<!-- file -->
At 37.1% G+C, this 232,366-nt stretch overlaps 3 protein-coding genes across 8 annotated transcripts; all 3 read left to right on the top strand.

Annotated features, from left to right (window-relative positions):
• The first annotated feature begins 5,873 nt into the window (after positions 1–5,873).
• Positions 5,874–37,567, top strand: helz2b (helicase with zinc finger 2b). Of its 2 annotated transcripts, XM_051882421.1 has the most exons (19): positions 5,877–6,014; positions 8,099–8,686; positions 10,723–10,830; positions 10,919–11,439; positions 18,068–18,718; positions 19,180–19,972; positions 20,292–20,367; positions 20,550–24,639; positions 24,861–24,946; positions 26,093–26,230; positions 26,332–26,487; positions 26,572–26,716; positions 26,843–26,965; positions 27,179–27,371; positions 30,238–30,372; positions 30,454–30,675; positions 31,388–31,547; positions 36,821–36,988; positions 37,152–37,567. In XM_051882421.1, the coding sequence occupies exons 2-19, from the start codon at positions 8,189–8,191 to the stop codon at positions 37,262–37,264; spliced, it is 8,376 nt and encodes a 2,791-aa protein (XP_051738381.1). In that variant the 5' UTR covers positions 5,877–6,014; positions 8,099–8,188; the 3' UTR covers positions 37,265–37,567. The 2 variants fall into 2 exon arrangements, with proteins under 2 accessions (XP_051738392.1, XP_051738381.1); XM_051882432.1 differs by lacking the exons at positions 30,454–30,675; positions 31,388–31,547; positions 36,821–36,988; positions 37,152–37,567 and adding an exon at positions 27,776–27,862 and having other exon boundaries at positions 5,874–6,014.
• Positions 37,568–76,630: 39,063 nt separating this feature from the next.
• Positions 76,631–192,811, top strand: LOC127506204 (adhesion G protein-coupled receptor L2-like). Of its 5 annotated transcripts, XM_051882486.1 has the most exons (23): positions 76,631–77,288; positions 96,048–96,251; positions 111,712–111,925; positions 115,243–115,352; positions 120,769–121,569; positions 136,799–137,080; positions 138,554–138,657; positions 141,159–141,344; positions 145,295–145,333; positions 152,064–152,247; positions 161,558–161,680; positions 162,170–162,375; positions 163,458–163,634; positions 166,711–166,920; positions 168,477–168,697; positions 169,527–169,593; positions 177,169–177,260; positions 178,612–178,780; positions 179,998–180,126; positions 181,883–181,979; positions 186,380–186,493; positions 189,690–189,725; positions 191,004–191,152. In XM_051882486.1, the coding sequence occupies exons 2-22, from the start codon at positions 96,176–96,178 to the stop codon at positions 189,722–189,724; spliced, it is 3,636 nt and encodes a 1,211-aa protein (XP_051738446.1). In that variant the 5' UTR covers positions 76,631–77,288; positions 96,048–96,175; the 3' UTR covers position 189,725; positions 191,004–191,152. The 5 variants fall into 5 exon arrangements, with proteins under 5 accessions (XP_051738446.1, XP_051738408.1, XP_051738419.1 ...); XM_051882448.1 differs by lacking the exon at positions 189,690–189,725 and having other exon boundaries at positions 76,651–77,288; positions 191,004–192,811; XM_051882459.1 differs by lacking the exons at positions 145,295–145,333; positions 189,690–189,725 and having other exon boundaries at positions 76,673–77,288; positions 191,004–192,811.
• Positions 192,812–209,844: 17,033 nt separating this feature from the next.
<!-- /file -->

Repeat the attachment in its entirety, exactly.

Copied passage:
At 37.1% G+C, this 232,366-nt stretch overlaps 3 protein-coding genes across 8 annotated transcripts; all 3 read left to right on the top strand.

Annotated features, from left to right (window-relative positions):
• The first annotated feature begins 5,873 nt into the window (after positions 1–5,873).
• Positions 5,874–37,567, top strand: helz2b (helicase with zinc finger 2b). Of its 2 annotated transcripts, XM_051882421.1 has the most exons (19): positions 5,877–6,014; positions 8,099–8,686; positions 10,723–10,830; positions 10,919–11,439; positions 18,068–18,718; positions 19,180–19,972; positions 20,292–20,367; positions 20,550–24,639; positions 24,861–24,946; positions 26,093–26,230; positions 26,332–26,487; positions 26,572–26,716; positions 26,843–26,965; positions 27,179–27,371; positions 30,238–30,372; positions 30,454–30,675; positions 31,388–31,547; positions 36,821–36,988; positions 37,152–37,567. In XM_051882421.1, the coding sequence occupies exons 2-19, from the start codon at positions 8,189–8,191 to the stop codon at positions 37,262–37,264; spliced, it is 8,376 nt and encodes a 2,791-aa protein (XP_051738381.1). In that variant the 5' UTR covers positions 5,877–6,014; positions 8,099–8,188; the 3' UTR covers positions 37,265–37,567. The 2 variants fall into 2 exon arrangements, with proteins under 2 accessions (XP_051738392.1, XP_051738381.1); XM_051882432.1 differs by lacking the exons at positions 30,454–30,675; positions 31,388–31,547; positions 36,821–36,988; positions 37,152–37,567 and adding an exon at positions 27,776–27,862 and having other exon boundaries at positions 5,874–6,014.
• Positions 37,568–76,630: 39,063 nt separating this feature from the next.
• Positions 76,631–192,811, top strand: LOC127506204 (adhesion G protein-coupled receptor L2-like). Of its 5 annotated transcripts, XM_051882486.1 has the most exons (23): positions 76,631–77,288; positions 96,048–96,251; positions 111,712–111,925; positions 115,243–115,352; positions 120,769–121,569; positions 136,799–137,080; positions 138,554–138,657; positions 141,159–141,344; positions 145,295–145,333; positions 152,064–152,247; positions 161,558–161,680; positions 162,170–162,375; positions 163,458–163,634; positions 166,711–166,920; positions 168,477–168,697; positions 169,527–169,593; positions 177,169–177,260; positions 178,612–178,780; positions 179,998–180,126; positions 181,883–181,979; positions 186,380–186,493; positions 189,690–189,725; positions 191,004–191,152. In XM_051882486.1, the coding sequence occupies exons 2-22, from the start codon at positions 96,176–96,178 to the stop codon at positions 189,722–189,724; spliced, it is 3,636 nt and encodes a 1,211-aa protein (XP_051738446.1). In that variant the 5' UTR covers positions 76,631–77,288; positions 96,048–96,175; the 3' UTR covers position 189,725; positions 191,004–191,152. The 5 variants fall into 5 exon arrangements, with proteins under 5 accessions (XP_051738446.1, XP_051738408.1, XP_051738419.1 ...); XM_051882448.1 differs by lacking the exon at positions 189,690–189,725 and having other exon boundaries at positions 76,651–77,288; positions 191,004–192,811; XM_051882459.1 differs by lacking the exons at positions 145,295–145,333; positions 189,690–189,725 and having other exon boundaries at positions 76,673–77,288; positions 191,004–192,811.
• Positions 192,812–209,844: 17,033 nt separating this feature from the next.